I would be interested in the manufacturer's response, but I'm not buying one anyway so I'm not asking.


My general impression is that one of these controllers doesn't make a lot of sense unless it is to be used with their electro-hydraulic actuator, preferably with ABS and sway control.
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Old 03-30-2018, 01:55 PM   #4
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Thank you Brian B-P very helpful. Will post what manufacture response is.
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Old 03-30-2018, 03:08 PM   #5
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I agree with Brian's comments - I am very skeptical that this system adds anything useful. It sounds like marketing bs to me.

Bottom line not yet mentioned is that, as far as I am aware, abs systems are absolutely dependent on some sort of rpm sensor on the involved wheels, and there are no such sensors on the trailer, so there is no bloody way this system could actually integrate with the tug's abs. Further, the abs computer in the tug would have to actually be programmed to deal with 8 wheels (if the trailer has 4), and I very much doubt that it is, or that it can be modified by an add-on device.

As to the interaction between tug abs and the trailer, it can at least hypothetically cause a serious problem on winter roads, and maybe even gravel ones. If the abs on the tug is successful in generating more braking force than the trailer wheels are, the arrow is flying feathers first - this is not stable, the trailer will "want" to pass the tug, thereby causing a jackknife. Whether an actual jackknife will occur will depend on lots of details, but on icy roads with good winter tires on the tug, an aggressive stop is in my opinion highly likely to cause a jackknife, even, horrifying thought, at highway speeds.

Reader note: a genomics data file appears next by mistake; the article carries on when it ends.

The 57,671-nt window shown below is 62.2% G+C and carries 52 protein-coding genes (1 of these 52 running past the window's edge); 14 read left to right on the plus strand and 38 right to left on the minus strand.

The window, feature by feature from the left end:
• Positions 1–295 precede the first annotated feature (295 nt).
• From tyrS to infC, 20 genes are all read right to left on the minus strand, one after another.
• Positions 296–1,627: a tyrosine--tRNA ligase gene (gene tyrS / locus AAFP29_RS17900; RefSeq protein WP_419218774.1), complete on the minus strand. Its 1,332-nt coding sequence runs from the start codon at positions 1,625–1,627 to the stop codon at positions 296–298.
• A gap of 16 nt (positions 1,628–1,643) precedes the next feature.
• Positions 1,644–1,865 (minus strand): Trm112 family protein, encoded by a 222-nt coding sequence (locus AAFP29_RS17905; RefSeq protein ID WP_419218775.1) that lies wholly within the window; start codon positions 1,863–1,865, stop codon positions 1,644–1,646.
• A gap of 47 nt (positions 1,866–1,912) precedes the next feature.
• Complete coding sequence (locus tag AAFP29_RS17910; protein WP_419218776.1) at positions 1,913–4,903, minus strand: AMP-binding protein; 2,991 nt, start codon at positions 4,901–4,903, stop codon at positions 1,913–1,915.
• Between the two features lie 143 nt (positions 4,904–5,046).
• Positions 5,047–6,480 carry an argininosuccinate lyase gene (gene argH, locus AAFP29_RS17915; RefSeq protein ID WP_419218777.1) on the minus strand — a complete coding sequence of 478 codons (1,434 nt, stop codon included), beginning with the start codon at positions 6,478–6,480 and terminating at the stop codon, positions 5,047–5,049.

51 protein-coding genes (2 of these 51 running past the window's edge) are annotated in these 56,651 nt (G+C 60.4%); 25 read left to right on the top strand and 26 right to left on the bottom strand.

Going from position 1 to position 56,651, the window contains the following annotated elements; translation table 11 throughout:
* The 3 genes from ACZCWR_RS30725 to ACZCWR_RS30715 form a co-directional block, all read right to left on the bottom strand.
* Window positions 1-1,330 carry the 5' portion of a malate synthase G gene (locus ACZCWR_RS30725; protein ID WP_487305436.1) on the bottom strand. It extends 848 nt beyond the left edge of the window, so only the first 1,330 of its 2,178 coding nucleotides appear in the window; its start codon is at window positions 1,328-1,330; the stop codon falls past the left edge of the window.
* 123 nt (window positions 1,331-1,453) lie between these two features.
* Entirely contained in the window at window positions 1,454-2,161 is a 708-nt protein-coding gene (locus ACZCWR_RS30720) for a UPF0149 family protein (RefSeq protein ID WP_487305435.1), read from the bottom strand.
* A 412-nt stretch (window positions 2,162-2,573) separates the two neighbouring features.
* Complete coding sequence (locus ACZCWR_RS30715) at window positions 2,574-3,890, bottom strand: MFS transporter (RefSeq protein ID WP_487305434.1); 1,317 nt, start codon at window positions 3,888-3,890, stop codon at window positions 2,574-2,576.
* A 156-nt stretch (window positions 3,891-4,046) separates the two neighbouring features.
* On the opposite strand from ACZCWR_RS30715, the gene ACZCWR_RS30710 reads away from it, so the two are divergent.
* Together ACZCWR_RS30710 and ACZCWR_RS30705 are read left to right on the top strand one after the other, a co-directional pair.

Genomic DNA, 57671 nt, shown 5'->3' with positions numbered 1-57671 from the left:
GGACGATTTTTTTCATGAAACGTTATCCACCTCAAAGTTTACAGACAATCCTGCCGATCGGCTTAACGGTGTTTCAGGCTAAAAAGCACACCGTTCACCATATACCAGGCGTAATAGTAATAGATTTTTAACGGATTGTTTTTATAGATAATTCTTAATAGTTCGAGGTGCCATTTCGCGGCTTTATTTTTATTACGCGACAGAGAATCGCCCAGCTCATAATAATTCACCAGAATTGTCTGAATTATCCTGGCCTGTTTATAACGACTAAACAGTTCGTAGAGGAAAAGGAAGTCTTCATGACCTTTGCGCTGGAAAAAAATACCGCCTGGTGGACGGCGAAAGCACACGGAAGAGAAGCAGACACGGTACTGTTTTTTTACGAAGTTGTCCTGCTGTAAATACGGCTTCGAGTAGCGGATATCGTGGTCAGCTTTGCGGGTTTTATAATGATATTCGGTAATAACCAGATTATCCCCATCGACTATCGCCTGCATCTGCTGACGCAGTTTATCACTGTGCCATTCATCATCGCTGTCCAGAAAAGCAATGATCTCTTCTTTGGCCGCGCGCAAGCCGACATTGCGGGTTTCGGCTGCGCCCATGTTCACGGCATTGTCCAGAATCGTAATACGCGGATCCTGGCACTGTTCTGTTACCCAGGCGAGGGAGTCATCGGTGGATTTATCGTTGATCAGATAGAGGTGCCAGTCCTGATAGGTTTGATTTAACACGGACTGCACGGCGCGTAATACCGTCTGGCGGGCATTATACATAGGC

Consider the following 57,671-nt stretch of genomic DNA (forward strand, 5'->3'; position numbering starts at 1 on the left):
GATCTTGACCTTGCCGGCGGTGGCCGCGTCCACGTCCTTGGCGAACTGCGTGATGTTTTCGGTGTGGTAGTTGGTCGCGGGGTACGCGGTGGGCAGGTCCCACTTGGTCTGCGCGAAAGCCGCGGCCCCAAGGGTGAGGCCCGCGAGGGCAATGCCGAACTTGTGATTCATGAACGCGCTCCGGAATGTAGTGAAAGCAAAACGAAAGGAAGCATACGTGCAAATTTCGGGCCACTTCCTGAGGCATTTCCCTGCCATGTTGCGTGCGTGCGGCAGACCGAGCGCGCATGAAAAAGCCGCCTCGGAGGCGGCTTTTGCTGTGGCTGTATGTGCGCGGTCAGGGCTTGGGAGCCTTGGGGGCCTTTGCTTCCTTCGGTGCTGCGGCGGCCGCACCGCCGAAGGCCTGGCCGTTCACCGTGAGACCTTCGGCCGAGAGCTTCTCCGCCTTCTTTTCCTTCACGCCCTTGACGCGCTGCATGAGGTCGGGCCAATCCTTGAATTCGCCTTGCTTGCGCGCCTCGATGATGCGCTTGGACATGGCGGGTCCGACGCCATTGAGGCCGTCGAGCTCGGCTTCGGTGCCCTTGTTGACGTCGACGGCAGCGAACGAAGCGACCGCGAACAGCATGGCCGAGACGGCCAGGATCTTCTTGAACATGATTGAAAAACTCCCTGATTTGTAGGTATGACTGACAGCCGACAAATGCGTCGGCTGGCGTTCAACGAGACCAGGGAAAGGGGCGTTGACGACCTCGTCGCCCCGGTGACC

In another thread touching on this topic, someone mentioned that several jurisdictions have rules requiring chains on at least one trailer axle during winter conditions - which would put the feathers back where they belong, on the trailing end of the arrow.
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Old 03-30-2018, 08:33 PM   #6
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Originally Posted by AllanEdie View Post
I agree with Brian's comments - I am very skeptical that this system adds anything useful. It sounds like marketing bs to me.

Bottom line not yet mentioned is that, as far as I am aware, abs systems are absolutely dependent on some sort of rpm sensor on the involved wheels, and there are no such sensors on the trailer, so there is no bloody way this system could actually integrate with the tug's abs.
I generally agree with everyone's comments.

But I have a slight clarification. I have heard from the dealer that my Ford F150's trailer brake controller does integrate with the trucks ABS. I asked what the brake controller does with this information. I was informed that if truck ABS thinks it is very slippery, the trucks brake controller decreases the braking force to the trailers brakes to prevent the tires from locking up and "the feathers passing the tip of the arrow" in your words. I think this is logical and does not necessitate having any type of wheel sensors on the trailer.

I have not researched it extensively so take it FWIW, but I thought this may add to the discussion.
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Old 03-30-2018, 09:26 PM   #7